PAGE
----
Jump to content

100 years ago Caruso performs for the last time December 24, 1920 at the Met

Recommended Posts

While not much of a Christmas song, it is a wonderful recording of the main aria from Caruso's last performance at the Met December 24, 1920. 100 years ago today December 24, 2020.


Halévy: La Juive: “Rachel! Quand du Seigneur la grâce tutélaire” by Enrico Caruso 1920

DAHR: https://adp.library.ucsb.edu/index.php/matrix/detail/700009675/C-24461-Rachel_Quand_du_Seigneur_la_grce_tutlaire



Link to post
Share on other sites

Outstanding, Dan! 


With your kind permission, your video has been posted on the APS Facebook Page and Facebook Group as one of the "On This Day in Phonographic History..." series.  Thanks again  - -


George P.

  • Like 1
Link to post
Share on other sites
  • 2 weeks later...

40 years ago (yikes!), I was fascinated by this record.  As most of you know,  the marriage of Caruso's voice and the properties of the Victor Exhibition soundbox is a beautiful thing.  However, this one is exceptional: he practically leaps from the horn during the passages at 1:23 and 3:32.  Why is Caruso's voice so dramatic on this aria?


Back then, to understand better what was going on, I played the record on my humble Victrola VV-IX (Exhibition soundbox), recording it at low-volume so there was plenty of headroom for the loud passages.  This was at the end of the analog era (remember?) so I did this with my semi-pro 15 ips tape deck using a high-end mike.


At the time, I was working at MCA/Universal  and was friends with a guy at MCA Records.  He got me into their recording studio  (historic MCA Whitney) which had a spectral audio analyzer.  We threaded up the tape to see what these passages looked like.  The passages peaked almost 30 db above the rest of the aria!  To put this in perspective, the entire signal-to-noise (think resolution) of the tape deck was 60 db.  Basically if they had had volume controls back then, the incremental volume of these passages could have deafened you.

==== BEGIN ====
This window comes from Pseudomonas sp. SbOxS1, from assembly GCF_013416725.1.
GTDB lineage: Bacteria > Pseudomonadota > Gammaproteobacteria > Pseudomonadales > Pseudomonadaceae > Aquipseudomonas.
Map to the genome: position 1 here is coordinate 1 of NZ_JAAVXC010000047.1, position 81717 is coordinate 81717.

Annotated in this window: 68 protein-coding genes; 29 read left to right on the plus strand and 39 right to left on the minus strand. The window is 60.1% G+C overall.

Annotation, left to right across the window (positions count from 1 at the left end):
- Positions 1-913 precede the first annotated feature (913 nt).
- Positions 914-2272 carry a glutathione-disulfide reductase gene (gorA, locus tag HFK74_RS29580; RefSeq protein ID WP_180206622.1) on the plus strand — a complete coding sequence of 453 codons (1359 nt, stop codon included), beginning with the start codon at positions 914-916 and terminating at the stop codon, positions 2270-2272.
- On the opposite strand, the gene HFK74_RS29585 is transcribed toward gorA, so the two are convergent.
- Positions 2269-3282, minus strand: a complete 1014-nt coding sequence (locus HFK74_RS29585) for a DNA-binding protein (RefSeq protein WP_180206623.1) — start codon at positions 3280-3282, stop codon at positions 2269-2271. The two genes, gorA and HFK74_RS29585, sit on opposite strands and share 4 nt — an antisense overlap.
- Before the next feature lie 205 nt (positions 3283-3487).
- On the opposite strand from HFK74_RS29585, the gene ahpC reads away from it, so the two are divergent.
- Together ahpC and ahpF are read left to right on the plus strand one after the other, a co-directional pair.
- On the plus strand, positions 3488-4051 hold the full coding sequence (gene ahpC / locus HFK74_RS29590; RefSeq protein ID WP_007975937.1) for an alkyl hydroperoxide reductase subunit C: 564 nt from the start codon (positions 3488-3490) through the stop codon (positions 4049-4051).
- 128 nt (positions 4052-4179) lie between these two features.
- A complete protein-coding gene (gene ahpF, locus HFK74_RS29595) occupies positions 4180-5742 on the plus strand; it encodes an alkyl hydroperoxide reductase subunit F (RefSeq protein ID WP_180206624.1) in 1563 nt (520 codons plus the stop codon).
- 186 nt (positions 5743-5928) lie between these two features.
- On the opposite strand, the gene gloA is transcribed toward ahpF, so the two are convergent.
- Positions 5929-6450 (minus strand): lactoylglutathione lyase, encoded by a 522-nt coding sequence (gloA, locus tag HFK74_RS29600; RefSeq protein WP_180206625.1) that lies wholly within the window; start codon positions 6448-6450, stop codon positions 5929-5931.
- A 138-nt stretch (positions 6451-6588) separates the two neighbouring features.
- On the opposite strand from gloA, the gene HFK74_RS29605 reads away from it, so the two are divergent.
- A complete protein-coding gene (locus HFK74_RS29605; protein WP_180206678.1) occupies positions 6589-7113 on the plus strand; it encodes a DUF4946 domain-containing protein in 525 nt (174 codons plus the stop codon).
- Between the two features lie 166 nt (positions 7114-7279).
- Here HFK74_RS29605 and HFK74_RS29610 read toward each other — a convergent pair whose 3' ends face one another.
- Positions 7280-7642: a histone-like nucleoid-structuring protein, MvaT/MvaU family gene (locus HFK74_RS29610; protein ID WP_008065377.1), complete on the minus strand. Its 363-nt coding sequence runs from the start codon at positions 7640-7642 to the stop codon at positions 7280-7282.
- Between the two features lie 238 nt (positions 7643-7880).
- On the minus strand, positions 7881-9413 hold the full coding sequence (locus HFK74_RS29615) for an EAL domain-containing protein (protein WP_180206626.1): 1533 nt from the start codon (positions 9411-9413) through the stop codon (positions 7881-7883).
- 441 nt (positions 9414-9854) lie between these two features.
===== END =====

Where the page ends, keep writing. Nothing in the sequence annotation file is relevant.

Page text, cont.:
Almost all of the music we hear today is compressed - run through an audio meat grinder so the loud and soft passages are of nearly equal volume.  I've always hated that and often think back on that time at MCA when I learned what real musical dynamics look like.


Link to post
Share on other sites
Posted (edited)

Very interesting John. His voice is so dramatic in the two passages you mentioned that it nearly sounds electrically recorded. What a wonderful sound he made. I have several copies of this record (don't ask why), but the one I chose is nearly mint and must have been played rarely.  It is amazing that it is now just over 100 years old!

Edited by melvind
Link to post
Share on other sites

..... and yet I like "pop" music much more. He is so plentiful it seems on record as to be considered common. LOL Give me a dance band that makes me move!!!! Neil

Link to post
Share on other sites

Create an account or sign in to comment

You need to be a member in order to leave a comment

Create an account

Sign up for a new account in our community. It's easy!

Register a new account

Sign in

Already have an account? Sign in here.

Sign In Now
  • Create New...